Susan: Yeah. I’ve heard our campus is described as tree rings. It keeps growing concentrically. The gym was built during the Depression. There are clear signs that they wanted to have a swimming pool. They had to scale it all back for lack of funds.
That was transformed into our Nolan Center in 1998, which is where we hold plays and assemblies and all that today. This is also when we built the Fisher Athletic Building, which is now our gym.
Further up, going north on our campus, in 1958, is St. Joseph’s Hall. A lot of the junior college classes were held there, but also high school classes. We had typing rooms and things for Home Economics and for sewing. One of the rooms still has all these mirrors in it because it’s where the sewing room was.
That building was built next to an 1895 brick barn. At that time, when they built St. Joseph’s Hall, they transformed the barn into the library, which we still use today.
Now, we’re building onto those two spaces. The old barn, which is the library today, and St. Joseph’s Hall is going to have a space that we call the Saints Connector, because it’s St. Bernard Library and St. Joseph’s Hall. Now, they’re connected. That’s going to have a makerspace with a big garage door where the girls can make robots or whatever.
Carey: I think they’re adding those in a lot of schools. It’s quite popular.
Susan: On the other end of St. Joseph’s Hall is a much bigger building. It’s named after Sister Mary Berchmans, a very important woman to our history, President Emerita and currently the Monastery’s Mother Superior. That will have an art studio and more science labs. That’s being built right now, lots of activity. I’m sure as a neighbor, you’re hearing it.
Carey: Is the cemetery still active? Are there still spaces on it?
Susan: Yeah, we have two cemeteries on campus. The cemetery that’s on the monastery side, which can be seen if you’re standing on the school campus quadrangle—the beautiful iron crosses. That was started in 1841. That filled up, so we don’t add any new people there. Then, what we call now the “new cemetery” was built in 1887.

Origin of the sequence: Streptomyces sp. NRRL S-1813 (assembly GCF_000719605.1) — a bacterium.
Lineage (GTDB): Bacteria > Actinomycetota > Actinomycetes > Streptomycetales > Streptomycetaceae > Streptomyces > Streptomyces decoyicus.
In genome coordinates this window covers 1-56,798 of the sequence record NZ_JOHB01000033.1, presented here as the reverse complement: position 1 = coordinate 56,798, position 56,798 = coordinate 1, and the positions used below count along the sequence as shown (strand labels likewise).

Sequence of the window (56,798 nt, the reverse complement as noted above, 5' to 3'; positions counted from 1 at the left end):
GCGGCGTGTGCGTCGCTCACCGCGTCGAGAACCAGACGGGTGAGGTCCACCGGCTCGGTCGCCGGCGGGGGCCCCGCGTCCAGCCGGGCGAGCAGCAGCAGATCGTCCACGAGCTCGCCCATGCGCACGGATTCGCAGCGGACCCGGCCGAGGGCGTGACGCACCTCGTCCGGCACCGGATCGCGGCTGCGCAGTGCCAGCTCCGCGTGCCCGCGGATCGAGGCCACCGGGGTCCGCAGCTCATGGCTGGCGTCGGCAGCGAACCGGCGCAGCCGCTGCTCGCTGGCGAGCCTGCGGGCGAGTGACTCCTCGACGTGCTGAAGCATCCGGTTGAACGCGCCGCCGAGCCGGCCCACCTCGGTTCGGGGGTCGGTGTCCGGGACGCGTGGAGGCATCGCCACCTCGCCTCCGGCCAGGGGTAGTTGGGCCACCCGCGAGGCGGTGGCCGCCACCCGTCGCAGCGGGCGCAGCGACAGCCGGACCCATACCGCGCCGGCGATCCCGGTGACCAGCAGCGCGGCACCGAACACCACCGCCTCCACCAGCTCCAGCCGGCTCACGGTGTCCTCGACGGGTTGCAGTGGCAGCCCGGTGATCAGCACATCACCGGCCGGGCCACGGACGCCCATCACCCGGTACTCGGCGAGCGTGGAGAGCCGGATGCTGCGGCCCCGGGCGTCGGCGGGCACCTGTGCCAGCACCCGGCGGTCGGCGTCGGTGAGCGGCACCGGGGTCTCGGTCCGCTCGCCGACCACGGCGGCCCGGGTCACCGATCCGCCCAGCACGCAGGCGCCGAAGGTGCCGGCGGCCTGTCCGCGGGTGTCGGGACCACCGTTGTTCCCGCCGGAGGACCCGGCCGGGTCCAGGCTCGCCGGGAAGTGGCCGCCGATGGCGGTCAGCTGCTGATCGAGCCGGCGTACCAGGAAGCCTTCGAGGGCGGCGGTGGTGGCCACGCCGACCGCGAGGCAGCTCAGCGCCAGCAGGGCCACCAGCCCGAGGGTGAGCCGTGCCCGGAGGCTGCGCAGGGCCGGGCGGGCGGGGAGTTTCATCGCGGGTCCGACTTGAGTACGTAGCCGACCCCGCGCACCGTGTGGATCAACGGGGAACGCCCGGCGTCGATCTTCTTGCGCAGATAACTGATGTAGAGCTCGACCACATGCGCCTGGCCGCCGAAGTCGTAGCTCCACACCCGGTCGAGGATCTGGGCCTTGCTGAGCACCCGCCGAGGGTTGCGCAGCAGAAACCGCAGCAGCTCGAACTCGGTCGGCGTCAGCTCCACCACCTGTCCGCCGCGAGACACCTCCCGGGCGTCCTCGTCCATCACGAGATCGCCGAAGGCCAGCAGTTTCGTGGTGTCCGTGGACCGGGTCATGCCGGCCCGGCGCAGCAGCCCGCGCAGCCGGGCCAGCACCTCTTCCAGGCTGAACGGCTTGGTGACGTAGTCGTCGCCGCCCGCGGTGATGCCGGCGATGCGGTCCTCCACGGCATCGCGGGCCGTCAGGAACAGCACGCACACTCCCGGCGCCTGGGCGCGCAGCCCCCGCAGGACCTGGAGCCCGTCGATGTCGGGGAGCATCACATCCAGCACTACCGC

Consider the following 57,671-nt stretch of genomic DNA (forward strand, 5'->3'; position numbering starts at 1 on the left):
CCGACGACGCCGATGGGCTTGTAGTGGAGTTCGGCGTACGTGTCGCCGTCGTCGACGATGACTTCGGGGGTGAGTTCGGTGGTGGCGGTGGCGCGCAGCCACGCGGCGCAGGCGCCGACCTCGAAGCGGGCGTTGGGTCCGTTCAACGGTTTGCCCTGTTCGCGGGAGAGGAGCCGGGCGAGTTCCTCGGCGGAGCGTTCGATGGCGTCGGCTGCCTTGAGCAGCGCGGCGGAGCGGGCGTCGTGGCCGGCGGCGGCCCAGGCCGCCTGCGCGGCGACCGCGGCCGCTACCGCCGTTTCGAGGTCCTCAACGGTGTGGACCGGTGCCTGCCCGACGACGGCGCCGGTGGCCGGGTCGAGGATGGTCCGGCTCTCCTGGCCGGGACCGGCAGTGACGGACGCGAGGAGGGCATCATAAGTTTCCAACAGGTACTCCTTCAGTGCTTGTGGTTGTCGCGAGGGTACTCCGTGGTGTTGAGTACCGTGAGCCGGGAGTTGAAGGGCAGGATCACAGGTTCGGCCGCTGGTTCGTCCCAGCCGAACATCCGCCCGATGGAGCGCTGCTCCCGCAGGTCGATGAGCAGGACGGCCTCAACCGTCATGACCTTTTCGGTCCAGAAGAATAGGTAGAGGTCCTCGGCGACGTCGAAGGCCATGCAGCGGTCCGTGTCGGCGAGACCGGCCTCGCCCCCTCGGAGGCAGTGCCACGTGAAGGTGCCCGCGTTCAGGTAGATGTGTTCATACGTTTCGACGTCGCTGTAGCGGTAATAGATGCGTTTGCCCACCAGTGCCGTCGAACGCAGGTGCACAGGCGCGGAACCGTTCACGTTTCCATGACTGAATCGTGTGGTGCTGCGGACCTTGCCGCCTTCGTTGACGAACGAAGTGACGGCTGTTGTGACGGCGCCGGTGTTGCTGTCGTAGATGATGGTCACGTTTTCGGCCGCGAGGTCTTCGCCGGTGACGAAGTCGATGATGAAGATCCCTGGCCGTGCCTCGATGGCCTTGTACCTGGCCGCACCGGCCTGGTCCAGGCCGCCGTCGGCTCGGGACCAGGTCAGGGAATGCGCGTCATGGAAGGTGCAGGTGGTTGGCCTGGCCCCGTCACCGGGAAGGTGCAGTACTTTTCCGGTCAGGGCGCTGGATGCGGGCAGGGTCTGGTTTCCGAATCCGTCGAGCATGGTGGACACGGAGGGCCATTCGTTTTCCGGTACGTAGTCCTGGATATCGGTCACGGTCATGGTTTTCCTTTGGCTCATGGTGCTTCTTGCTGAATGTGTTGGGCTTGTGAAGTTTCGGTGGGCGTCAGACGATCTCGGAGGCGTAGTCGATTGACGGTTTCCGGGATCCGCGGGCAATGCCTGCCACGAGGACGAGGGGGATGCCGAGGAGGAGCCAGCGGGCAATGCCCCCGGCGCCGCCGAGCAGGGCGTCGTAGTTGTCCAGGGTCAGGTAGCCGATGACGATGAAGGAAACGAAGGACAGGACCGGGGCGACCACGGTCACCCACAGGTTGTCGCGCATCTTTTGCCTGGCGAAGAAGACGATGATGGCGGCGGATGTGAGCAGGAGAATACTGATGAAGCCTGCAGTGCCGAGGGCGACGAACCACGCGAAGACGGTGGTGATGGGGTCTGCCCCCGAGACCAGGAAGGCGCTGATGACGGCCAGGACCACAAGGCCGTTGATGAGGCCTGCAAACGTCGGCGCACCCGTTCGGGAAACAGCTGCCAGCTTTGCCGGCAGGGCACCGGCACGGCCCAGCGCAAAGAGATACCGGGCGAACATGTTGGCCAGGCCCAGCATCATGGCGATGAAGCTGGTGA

That’s the one sort of further up. You can see that from Georgetown’s campus. That has a little over 150 graves, and this is where our Sisters are currently buried today.
Carey: We talked about how they’re being used today.
Susan: Right, the buildings. I’ve gotten to what’s happening today.
Carey: How they’re being used today, we talked a little bit about that.
Susan: Yeah, so Gallery, I mentioned to you that series of connected buildings. Then…
Carey: The Berchmans Hall.
Susan: …and Berchmans Hall. It needs to be mentioned why it’s called Berchmans Hall.
It’s named after Sister Mary Berchmans Hannan. She came here as a 14‑year‑old and joined the sophomore class. She graduated from the high school in 1948. Then she graduated from the junior college in 1950.
She entered the monastery the next year. She taught Latin here for many years. She taught religion. Then she was headmistress for 20 years with the academy. Then president for 17 years. She’s currently the Mother Superior at the monastery, so she’s still leading the community of nuns.
Carey: Not as active in the educational side?
Susan: No. She still hands out the diplomas. She’s very much a part of our world. We depend on her very much. It’s a great, and fitting honor that Berchmans Hall is being erected to honor her.